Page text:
my mother, sister, niece and nephew walked out of the Century 16 movie theater in Aurora.
When I woke up this morning and heard the news, "massive killing in Aurora, Colorado movie theater" I froze for a second. I had talked to my mother in the afternoon and she told me they were thinking about going to the movies, but decided to have pizza instead.
So I didn't worry. They didn't go to the movies. They'd be OK.
Still, I called my sister for good measure. They had, indeed, gone to see "Ice Age," to the 8 p.m. show. There were dozens of young people already lined up to see "Dark Knight." Like most movies in the United States, the Century 16 in Aurora is always filled with families and joy.
My sister even considered staying for the premiere of such a talked about film, but my five-year-old nephew is a bit restless. They got home nearly at midnight, just as the gunman was gunning down dozens of people at the theater where they'd just been.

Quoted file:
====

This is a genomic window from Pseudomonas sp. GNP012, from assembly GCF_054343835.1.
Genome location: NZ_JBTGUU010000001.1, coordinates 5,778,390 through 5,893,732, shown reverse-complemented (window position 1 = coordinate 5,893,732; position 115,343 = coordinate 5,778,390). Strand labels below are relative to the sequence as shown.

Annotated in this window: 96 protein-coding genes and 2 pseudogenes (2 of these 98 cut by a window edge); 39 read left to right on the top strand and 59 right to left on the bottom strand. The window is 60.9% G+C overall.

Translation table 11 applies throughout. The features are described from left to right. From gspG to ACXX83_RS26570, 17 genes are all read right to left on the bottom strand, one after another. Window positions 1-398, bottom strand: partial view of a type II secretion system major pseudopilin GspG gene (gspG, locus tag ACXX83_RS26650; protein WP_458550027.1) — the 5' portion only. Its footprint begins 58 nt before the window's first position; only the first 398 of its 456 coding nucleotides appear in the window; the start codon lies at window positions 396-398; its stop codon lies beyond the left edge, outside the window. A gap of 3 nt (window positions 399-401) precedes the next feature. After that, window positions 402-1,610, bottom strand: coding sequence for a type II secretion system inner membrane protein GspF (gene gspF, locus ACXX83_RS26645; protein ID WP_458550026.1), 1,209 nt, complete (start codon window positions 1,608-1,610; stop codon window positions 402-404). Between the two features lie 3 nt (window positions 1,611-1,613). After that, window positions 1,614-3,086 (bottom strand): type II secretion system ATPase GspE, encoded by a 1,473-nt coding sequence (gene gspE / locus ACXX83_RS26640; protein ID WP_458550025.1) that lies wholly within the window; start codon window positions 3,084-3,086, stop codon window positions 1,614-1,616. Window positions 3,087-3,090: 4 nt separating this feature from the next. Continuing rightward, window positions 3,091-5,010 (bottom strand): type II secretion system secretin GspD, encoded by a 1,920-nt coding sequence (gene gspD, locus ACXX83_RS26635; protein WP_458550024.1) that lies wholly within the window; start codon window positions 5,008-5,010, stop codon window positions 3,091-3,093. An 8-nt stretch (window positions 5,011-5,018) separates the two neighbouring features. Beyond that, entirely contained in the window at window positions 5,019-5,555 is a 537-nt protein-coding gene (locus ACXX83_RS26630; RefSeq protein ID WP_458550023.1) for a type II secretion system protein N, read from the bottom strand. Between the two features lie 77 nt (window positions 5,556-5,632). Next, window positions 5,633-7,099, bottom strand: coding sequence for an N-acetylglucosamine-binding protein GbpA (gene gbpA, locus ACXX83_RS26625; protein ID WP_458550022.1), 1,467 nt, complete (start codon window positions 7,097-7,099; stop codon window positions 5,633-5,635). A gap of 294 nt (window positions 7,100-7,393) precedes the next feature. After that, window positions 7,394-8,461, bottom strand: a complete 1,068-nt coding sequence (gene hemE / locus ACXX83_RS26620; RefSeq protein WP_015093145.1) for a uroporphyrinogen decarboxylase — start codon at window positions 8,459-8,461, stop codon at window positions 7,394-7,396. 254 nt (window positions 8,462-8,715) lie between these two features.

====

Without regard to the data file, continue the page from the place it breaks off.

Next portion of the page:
Like most people in the country, I've been gripped by the story, but with an added concern. It could have been my family. It could have been me. And I shudder. Right now, there are dozens of families whose lives have been shattered wondering why.
Then again, we don't have to go that far to see a dozen families whose lives have been changed forever by senseless violence. Already 14 people have been killed so far this year in Salinas, our own back yard.
They all could have been members of our families. They all could have been us. My heart is gripped by terror just thinking about it, and my prayers go to those who couldn't escape it.